So, you probably heard the news yesterday that George Lucas sold Star Wars, otherwise known as LucasFilm to Disney yesterday for an impressive $4.05 billion. With that came news that Disney was already beginning work on an Episode 7, due for release in 2015.
Let me start by saying how enormous of a Star Wars fan I am. Aside from the toys, the customizable card game, the novels, and yes, the now famous Darth Vader cardboard cutout that sits in my living room, Star Wars has always been an important anchor for me. The stories provide a valuable connection back to my childhood, reminding me of what it feels like to be completely immersed in my own imagination.
In my (more) adult years, the stories themselves have served as introductions into the wisdom of comparative mythologist, Joseph Campbell and his work on the hero archetype and the hero’s journey, from which many believe the Star Wars trilogy is derived. In a sense, I’ve aged with them, growing up to pull intellectual and (try not to laugh) even spiritual wisdom from the stories.
But, the sadness I felt yesterday upon hearing the news of Lucas’ sale, was, in part, due to the assumption that Star Wars would now be exploited without any thought of restraint. But, those are the feelings of a crotchety old-timer. I had every toy imaginable as a child, why should today’s kids be denied the same thing, because I hold Star Wars in some sacred regard?
But, that was just part of the remorse. The other part came from a feeling that purists, not unlike myself, who had criticized Lucas so heavily, going as far as to create documentaries devoted to exposing his shortcomings, had driven him to part ways with his child.
While I’m sure that Lucas would disagree with this statement, I can’t help feeling there may be some truth to it. In fact, Lucas’ departure was all but spelled out in a NYT interview released 10 months ago alongside his latest film Red Tails, a project that provided even more insight into his beliefs as a man and as a filmmaker. When asked about the fans’ distaste spawned by his merchandising of the franchise and re-release of the films, the columnist wrote this:
“I think there are a lot more important things in the world” than feuds with fanboys, Lucas says with a kind of weary diffidence. But then he gets serious, even a little wounded…“On the Internet, all those same guys that are complaining I made a change are completely changing the movie,” Lucas says, referring to fans who, like the dreaded studios, have done their own forcible re-edits. “I’m saying: ‘Fine. But my movie, with my name on it, that says I did it, needs to be the way I want it.’ ”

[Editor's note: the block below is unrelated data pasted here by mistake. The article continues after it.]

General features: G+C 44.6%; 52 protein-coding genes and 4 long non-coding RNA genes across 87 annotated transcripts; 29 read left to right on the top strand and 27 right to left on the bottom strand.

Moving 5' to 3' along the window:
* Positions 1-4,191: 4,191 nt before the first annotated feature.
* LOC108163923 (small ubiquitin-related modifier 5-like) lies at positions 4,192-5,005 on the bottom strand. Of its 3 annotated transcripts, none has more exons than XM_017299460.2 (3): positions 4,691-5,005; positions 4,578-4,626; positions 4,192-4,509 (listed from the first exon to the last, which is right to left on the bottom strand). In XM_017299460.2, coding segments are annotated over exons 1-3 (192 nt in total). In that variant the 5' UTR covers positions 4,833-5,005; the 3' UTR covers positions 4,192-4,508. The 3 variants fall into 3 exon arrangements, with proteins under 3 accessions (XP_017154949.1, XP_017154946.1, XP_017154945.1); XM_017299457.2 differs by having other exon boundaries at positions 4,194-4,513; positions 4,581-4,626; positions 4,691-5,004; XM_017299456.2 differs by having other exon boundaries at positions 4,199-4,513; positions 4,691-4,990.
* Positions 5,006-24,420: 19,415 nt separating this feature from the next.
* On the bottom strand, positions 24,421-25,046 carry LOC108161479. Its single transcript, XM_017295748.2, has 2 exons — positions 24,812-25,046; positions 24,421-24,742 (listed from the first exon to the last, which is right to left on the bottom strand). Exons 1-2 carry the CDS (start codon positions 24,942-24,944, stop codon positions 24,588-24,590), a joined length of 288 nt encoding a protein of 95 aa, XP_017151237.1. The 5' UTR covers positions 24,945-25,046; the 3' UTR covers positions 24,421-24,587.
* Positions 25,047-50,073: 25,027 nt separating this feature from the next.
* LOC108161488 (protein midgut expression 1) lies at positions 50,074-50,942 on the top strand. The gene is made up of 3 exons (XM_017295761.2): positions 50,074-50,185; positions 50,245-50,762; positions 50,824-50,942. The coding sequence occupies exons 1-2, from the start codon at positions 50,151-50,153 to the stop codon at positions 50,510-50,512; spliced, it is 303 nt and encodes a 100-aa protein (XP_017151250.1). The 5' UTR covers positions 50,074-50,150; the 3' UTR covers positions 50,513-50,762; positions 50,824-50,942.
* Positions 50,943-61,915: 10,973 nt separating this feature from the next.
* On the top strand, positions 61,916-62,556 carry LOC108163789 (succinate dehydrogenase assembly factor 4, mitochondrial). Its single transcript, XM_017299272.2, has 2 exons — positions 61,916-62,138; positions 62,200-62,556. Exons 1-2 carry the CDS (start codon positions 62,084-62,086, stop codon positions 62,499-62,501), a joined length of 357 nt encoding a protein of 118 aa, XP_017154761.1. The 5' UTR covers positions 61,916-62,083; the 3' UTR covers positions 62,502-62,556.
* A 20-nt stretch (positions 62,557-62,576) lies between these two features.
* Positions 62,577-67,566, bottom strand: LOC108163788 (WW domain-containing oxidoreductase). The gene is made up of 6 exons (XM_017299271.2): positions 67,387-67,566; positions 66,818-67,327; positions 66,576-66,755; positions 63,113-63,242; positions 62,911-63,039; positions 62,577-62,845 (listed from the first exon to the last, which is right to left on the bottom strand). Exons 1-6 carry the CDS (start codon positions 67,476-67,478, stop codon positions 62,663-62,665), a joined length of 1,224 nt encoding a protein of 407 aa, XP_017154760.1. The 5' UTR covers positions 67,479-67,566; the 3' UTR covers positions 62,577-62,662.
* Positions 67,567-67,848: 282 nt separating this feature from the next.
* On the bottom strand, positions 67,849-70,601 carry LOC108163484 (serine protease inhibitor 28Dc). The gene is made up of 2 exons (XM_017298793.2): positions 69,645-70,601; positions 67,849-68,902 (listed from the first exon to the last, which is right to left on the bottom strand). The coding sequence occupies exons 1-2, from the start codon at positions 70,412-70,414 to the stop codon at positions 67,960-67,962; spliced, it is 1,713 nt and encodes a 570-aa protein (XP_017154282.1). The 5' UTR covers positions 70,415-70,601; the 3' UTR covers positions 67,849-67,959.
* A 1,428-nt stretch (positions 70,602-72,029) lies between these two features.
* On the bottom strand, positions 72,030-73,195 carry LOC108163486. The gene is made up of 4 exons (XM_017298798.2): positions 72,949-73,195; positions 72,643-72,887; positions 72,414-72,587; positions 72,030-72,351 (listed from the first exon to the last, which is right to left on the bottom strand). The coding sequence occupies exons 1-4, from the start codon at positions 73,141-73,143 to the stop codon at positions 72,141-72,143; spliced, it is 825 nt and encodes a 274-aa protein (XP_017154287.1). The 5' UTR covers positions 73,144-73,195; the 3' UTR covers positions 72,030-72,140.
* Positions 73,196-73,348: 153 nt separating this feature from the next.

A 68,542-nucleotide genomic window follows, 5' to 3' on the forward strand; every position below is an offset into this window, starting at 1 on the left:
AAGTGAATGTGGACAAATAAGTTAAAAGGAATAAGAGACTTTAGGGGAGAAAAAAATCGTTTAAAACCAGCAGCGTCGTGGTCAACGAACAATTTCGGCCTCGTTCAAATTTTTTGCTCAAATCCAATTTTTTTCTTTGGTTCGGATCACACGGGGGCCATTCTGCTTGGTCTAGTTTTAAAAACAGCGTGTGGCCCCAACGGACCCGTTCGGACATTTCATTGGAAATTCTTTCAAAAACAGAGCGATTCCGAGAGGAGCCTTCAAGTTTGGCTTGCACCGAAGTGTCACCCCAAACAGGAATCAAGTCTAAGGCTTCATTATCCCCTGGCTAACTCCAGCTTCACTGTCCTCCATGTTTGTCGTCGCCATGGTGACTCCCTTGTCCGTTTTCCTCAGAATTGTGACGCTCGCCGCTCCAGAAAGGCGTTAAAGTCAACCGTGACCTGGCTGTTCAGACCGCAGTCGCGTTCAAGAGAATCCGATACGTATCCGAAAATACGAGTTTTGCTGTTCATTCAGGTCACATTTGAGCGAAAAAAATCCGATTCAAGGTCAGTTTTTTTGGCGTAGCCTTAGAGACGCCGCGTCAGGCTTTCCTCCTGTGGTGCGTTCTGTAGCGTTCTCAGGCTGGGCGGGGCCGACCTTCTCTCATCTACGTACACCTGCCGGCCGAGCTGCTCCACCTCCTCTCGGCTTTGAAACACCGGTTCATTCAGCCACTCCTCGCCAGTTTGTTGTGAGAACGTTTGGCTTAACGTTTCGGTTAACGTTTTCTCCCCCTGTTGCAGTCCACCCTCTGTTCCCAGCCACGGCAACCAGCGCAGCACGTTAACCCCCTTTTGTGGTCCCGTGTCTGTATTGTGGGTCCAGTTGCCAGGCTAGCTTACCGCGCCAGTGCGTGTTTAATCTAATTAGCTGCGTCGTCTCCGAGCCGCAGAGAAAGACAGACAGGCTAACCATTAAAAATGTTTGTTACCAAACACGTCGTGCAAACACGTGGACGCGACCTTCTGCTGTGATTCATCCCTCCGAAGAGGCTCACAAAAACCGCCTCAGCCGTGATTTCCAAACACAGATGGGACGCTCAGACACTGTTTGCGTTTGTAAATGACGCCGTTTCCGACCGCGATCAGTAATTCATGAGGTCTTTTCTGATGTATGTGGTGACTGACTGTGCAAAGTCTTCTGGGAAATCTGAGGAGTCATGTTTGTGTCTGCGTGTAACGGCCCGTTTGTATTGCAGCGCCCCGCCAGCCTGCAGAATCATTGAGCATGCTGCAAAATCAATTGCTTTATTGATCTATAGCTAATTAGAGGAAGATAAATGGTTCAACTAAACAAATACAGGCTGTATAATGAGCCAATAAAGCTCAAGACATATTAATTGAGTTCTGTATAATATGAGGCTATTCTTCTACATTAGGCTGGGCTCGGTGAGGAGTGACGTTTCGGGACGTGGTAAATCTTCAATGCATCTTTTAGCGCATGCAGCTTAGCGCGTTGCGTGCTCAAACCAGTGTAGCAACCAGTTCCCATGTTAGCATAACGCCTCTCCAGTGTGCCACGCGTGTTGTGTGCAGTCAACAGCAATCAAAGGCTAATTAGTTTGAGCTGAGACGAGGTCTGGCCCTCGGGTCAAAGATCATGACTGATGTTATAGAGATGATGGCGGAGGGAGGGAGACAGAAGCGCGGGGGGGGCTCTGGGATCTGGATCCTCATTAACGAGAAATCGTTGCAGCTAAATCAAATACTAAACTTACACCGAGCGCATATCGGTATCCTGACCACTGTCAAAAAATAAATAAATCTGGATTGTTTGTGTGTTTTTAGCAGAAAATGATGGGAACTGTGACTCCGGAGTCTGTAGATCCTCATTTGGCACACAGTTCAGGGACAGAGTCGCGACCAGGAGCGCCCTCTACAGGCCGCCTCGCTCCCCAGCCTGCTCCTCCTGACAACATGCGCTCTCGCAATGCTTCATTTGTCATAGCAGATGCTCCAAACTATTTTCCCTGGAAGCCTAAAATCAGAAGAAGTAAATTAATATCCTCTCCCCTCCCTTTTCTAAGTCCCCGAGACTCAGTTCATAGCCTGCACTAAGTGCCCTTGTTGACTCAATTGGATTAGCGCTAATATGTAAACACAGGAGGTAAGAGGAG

Lucas seized control of his movies from the studios only to discover that the fanboys could still give him script notes. “Why would I make any more,” Lucas says of the “Star Wars” movies, “when everybody yells at you all the time and says what a terrible person you are?”
It’s sad. But the reality, as often described by those who worked closely with George over the years, was that his passion and sage-like wisdom lied in editing, not writing, not directing…editing. The man loved to tinker, loved to see how technology could change the face of his beloved films and no one acknowledges this.
I mean, the man founded Industrial Light & Magic, the world’s first special effects studio, invented simply because he had no other way to create the expansive space shots he dreamed up while filming A New Hope. And then he founded Skywalker Sound, because he needed audio to match visuals.
All those who love and appreciate cinema, as most fanboys do, love to complain about how the movie industry is driven by corporate greed, and that true works of art are increasingly more difficult to discover and produce. Well, George Lucas broke free of that in 1978, ensuring that no movie studio would have the final editing rights over his works of art. The result was the greatest trilogy our world has ever seen.
I will never be able to fully grasp the impact that Star Wars has had on my life, my career choices, the intellectuals whom I now study and look up to, the importance I place on my own imagination and creativity, the way I will raise my own children and who I’ve grown into as a person.
I owe that to George Lucas and his vision as a filmmaker.